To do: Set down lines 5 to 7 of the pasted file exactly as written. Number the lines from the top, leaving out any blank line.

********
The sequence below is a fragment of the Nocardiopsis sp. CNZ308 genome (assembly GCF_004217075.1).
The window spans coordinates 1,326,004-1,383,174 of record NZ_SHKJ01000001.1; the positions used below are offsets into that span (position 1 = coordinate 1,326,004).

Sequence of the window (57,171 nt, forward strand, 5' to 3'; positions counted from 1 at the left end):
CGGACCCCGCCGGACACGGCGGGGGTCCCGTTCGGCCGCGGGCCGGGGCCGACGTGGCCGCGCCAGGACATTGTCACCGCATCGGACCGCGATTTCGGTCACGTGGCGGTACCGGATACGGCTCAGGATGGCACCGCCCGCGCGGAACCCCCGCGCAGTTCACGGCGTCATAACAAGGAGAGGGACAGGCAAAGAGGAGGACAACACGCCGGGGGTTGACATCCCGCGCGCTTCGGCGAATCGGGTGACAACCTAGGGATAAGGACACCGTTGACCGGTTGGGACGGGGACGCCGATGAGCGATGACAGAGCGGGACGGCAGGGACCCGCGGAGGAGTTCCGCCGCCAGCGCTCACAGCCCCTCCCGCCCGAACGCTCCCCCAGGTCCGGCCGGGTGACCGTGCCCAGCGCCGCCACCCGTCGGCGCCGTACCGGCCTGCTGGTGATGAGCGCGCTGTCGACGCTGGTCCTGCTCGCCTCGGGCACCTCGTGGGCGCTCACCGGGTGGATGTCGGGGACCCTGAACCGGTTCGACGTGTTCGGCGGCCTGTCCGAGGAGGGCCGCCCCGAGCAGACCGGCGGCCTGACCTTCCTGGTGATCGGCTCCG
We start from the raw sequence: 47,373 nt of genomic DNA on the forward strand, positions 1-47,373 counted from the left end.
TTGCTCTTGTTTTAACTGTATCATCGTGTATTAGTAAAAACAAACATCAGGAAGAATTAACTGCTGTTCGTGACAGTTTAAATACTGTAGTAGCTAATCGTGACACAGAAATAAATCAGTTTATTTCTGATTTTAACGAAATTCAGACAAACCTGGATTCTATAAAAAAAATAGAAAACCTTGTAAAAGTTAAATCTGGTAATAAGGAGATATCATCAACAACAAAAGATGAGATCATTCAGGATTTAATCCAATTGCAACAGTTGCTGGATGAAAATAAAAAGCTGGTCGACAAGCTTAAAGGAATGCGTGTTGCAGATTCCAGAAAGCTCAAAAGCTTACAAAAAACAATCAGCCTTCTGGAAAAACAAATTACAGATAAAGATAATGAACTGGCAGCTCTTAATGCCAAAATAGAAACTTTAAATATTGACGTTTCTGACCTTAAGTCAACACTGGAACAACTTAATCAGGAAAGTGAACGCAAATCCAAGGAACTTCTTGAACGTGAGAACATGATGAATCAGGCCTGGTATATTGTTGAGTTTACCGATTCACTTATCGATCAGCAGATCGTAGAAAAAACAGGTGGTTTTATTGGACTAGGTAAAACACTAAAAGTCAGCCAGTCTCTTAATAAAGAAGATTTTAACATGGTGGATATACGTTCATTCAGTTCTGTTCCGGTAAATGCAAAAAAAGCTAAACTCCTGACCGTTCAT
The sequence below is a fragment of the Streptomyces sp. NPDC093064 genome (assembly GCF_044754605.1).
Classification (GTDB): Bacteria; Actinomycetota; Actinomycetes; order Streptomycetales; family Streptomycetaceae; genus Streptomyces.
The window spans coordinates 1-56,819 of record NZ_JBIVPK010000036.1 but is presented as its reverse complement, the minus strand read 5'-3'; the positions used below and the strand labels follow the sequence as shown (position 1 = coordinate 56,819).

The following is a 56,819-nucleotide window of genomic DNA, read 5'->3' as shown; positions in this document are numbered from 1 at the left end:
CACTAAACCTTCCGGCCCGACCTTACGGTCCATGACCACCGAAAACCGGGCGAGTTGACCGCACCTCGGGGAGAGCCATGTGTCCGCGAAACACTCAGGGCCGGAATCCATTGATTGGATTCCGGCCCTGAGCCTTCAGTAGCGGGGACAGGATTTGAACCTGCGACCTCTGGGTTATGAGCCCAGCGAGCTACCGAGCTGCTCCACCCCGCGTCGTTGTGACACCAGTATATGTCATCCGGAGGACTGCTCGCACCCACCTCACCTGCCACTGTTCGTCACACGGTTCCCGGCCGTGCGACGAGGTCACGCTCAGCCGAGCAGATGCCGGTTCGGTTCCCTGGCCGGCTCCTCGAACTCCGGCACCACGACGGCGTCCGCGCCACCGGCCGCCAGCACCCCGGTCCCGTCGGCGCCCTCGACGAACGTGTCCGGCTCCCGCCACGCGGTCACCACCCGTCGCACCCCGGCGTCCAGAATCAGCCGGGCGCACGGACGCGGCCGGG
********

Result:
We start from the raw sequence: 47,373 nt of genomic DNA on the forward strand, positions 1-47,373 counted from the left end.
TTGCTCTTGTTTTAACTGTATCATCGTGTATTAGTAAAAACAAACATCAGGAAGAATTAACTGCTGTTCGTGACAGTTTAAATACTGTAGTAGCTAATCGTGACACAGAAATAAATCAGTTTATTTCTGATTTTAACGAAATTCAGACAAACCTGGATTCTATAAAAAAAATAGAAAACCTTGTAAAAGTTAAATCTGGTAATAAGGAGATATCATCAACAACAAAAGATGAGATCATTCAGGATTTAATCCAATTGCAACAGTTGCTGGATGAAAATAAAAAGCTGGTCGACAAGCTTAAAGGAATGCGTGTTGCAGATTCCAGAAAGCTCAAAAGCTTACAAAAAACAATCAGCCTTCTGGAAAAACAAATTACAGATAAAGATAATGAACTGGCAGCTCTTAATGCCAAAATAGAAACTTTAAATATTGACGTTTCTGACCTTAAGTCAACACTGGAACAACTTAATCAGGAAAGTGAACGCAAATCCAAGGAACTTCTTGAACGTGAGAACATGATGAATCAGGCCTGGTATATTGTTGAGTTTACCGATTCACTTATCGATCAGCAGATCGTAGAAAAAACAGGTGGTTTTATTGGACTAGGTAAAACACTAAAAGTCAGCCAGTCTCTTAATAAAGAAGATTTTAACATGGTGGATATACGTTCATTCAGTTCTGTTCCGGTAAATGCAAAAAAAGCTAAACTCCTGACCGTTCAT
The sequence below is a fragment of the Streptomyces sp. NPDC093064 genome (assembly GCF_044754605.1).